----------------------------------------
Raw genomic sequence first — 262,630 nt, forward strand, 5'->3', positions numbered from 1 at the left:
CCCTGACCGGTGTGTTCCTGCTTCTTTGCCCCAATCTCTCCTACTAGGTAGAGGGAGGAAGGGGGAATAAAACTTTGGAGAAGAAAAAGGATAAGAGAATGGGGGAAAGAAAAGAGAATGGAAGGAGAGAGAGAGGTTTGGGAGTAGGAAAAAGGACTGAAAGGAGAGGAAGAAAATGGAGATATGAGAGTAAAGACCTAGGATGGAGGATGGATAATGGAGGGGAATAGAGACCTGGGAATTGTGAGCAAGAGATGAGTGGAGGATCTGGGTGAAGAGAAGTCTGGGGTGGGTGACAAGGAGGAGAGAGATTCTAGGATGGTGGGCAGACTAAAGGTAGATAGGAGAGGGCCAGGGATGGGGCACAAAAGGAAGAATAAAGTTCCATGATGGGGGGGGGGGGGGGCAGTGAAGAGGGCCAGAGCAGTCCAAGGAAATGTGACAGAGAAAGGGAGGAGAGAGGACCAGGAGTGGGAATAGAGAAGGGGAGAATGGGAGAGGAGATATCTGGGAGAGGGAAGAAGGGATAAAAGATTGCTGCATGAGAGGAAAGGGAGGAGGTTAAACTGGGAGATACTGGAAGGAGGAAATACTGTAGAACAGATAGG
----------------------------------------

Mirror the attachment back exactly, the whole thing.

Raw genomic sequence first — 262,630 nt, forward strand, 5'->3', positions numbered from 1 at the left:
CCCTGACCGGTGTGTTCCTGCTTCTTTGCCCCAATCTCTCCTACTAGGTAGAGGGAGGAAGGGGGAATAAAACTTTGGAGAAGAAAAAGGATAAGAGAATGGGGGAAAGAAAAGAGAATGGAAGGAGAGAGAGAGGTTTGGGAGTAGGAAAAAGGACTGAAAGGAGAGGAAGAAAATGGAGATATGAGAGTAAAGACCTAGGATGGAGGATGGATAATGGAGGGGAATAGAGACCTGGGAATTGTGAGCAAGAGATGAGTGGAGGATCTGGGTGAAGAGAAGTCTGGGGTGGGTGACAAGGAGGAGAGAGATTCTAGGATGGTGGGCAGACTAAAGGTAGATAGGAGAGGGCCAGGGATGGGGCACAAAAGGAAGAATAAAGTTCCATGATGGGGGGGGGGGGGGGCAGTGAAGAGGGCCAGAGCAGTCCAAGGAAATGTGACAGAGAAAGGGAGGAGAGAGGACCAGGAGTGGGAATAGAGAAGGGGAGAATGGGAGAGGAGATATCTGGGAGAGGGAAGAAGGGATAAAAGATTGCTGCATGAGAGGAAAGGGAGGAGGTTAAACTGGGAGATACTGGAAGGAGGAAATACTGTAGAACAGATAGG